Behind the curtains and beyond centre stage of the winsome and whimsical LA LA LAND, awaits so much more than the romantic musical you’re seated for.

Generating plenty of Oscar buzz and recent recipient of 7 Golden Globe nominations, including best motion picture (musical or comedy), LA LA LAND is Damien Chazelle’s third feature film after last year’s gripping Academy Award winning music-driven movie, WHIPLASH.

Starring Emma Stone as Mia, an aspiring actress, and Ryan Gosling as Sebastian, a struggling jazz pianist, who have both travelled to Los Angeles in pursuit of their dream careers. Their individual paths to success however will change when they eventually meet and fall in love.

 

 

Talent isn’t hard to come by in LA LA LAND, a music-driven film more so than an actual musical. No matter where you look and what you hear, talent is constantly on display and evident in all aspects of one of the most artistically complete productions you’ll see in a long time. And I am not referring to the singing and dancing sequences alone either.

The conception, writing and execution of LA LA LAND is packed full of effortless and endless creativity and striking originality that is utterly delightful to be in the presence of. Of particular note, is the timelessness of the film and its glorious retro design, with only subtle and occasional reminders you are watching a contemporary picture.

The film’s simple premise accumulates so much depth and meaning, inviting deep analysis and provoking plenty of thought from viewers. The screenplay is indeed rich. Impressively, even LA LA LAND’s weightier notes barely interfere with the lightness of touch consistently performing throughout much of its duration.

So then how, you may ask, does LA LA LAND fall short of the perfect score so many are labelling it with? Ultimately, my appreciation levels for LA LA LAND as a production sit higher than my true affection for its lead characters’ affections. As mentioned, it is written with more creativity than almost any other movie you’ll see in 2016, yet some of its more specific character and thematic writing isn’t as precisely recognised as its outstanding production values.

4 out of 5 

Trailer 
LA LA LAND

Viewer Discretion 
M – Coarse Language

Moviedoc wishes to thank Claire from Entertainment One, Entertainment One and Hoyts Melbourne Central for the invitation to the Media Screening of LA LA LAND.

Review by Moviedoc 
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A UNITED KINGDOM

 111 minutes, Biography Drama/Romance

Although the true events in this film occurred over 60 years ago, we sadly do not need to look very far to this very day, to identify similar examples of public political views and dictation superseding a person’s private rights and relationships. One of the most internationally known cases of this to have ever occurred is honestly rendered in BELLE director Amma Asante’s new film, A UNITED KINGDOM.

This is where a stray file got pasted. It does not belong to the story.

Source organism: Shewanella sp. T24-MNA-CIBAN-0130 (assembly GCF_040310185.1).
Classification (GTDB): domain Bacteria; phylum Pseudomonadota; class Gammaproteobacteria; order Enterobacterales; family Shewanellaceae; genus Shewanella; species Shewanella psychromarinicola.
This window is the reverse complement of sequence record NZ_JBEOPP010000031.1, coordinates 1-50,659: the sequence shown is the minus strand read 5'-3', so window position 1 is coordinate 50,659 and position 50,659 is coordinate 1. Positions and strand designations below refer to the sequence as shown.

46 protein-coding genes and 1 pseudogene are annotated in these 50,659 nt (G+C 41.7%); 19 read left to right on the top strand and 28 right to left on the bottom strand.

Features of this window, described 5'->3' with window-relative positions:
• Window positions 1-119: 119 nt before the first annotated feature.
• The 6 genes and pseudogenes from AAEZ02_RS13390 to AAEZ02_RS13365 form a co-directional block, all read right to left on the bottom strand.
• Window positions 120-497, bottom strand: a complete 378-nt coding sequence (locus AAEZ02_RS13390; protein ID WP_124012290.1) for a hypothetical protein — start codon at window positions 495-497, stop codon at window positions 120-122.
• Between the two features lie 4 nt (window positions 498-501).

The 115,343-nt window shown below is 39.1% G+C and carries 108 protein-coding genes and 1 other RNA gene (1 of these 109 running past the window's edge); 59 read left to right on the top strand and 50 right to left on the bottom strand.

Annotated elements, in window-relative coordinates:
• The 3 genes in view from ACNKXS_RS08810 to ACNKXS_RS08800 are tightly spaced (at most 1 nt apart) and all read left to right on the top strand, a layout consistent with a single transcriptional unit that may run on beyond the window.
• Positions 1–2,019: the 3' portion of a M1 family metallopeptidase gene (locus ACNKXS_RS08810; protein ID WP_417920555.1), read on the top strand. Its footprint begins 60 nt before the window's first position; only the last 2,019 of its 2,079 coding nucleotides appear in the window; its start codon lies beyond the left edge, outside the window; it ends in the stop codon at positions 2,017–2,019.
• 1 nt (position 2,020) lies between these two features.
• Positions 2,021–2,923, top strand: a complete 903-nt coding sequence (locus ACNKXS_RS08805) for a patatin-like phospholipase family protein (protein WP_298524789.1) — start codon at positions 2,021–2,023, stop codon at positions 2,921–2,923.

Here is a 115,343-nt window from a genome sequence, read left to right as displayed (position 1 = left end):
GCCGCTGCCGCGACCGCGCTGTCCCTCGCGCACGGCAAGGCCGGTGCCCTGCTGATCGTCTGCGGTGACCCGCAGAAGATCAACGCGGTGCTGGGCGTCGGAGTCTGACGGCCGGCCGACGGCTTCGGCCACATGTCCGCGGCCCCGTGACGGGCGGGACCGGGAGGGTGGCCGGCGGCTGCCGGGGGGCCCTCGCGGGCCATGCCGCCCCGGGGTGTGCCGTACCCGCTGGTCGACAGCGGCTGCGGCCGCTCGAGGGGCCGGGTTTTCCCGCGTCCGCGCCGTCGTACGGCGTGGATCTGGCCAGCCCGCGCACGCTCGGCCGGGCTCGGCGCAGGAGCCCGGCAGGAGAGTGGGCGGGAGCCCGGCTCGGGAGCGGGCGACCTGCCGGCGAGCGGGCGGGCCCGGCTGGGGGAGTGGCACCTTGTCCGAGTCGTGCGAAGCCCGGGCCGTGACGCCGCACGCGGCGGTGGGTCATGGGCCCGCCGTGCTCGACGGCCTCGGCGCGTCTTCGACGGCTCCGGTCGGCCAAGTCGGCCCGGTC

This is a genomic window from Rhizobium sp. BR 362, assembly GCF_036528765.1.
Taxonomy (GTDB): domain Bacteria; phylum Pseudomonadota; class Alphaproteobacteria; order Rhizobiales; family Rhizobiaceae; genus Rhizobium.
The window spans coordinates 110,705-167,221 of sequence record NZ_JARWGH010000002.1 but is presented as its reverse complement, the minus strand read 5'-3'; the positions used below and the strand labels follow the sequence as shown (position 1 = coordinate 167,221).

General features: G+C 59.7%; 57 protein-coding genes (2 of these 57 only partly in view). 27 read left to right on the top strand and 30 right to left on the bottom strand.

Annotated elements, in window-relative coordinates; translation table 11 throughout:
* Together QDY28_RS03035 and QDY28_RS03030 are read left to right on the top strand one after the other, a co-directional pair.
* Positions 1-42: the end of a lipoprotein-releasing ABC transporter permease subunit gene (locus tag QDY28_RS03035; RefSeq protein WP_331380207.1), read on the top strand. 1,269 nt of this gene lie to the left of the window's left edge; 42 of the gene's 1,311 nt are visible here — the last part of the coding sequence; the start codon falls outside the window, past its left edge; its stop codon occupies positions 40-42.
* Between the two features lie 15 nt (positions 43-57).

During the late 1940’s, Prince Seretse Khama (David Oyelowo, from SELMA) of Botswana (known then as the British Protectorate of Bechuanaland) meets and falls in love with an English Clerk, Ruth Williams (GONE GIRL’s Rosamund Pike) while living in London for educational purposes. When he announces their intentions to marry, the interracial couple are met with instant disapproval by the government of both countries and their own families.

 

Key art for A United Kingdom


A UNITED KINGDOM has been told using a formulaic structure, which may be part of the reason why the storytelling is sometimes stilted and lacking in cohesion between scenes. Nevertheless, these minor and less polished aspects rarely interfere with the deeply engaging plight of its lead character.

Filmed in Botswana and the UK and written by Guy Hibbert (who wrote one of this year’s best films, EYE IN THE SKY), the very earnest nature of the storytelling warrants all of the deserved respect coming the way of its lead character, just as it should and is continually elevated by his rousing story. For those of you reading that don’t already know, I shall not divulge further into what those real-life pursuits, hurdles and accomplishments of Prince Seretse Khama are. However, I will say that A UNITED KINGDOM is capturing so much more than the story of forbidden love it is making apparent.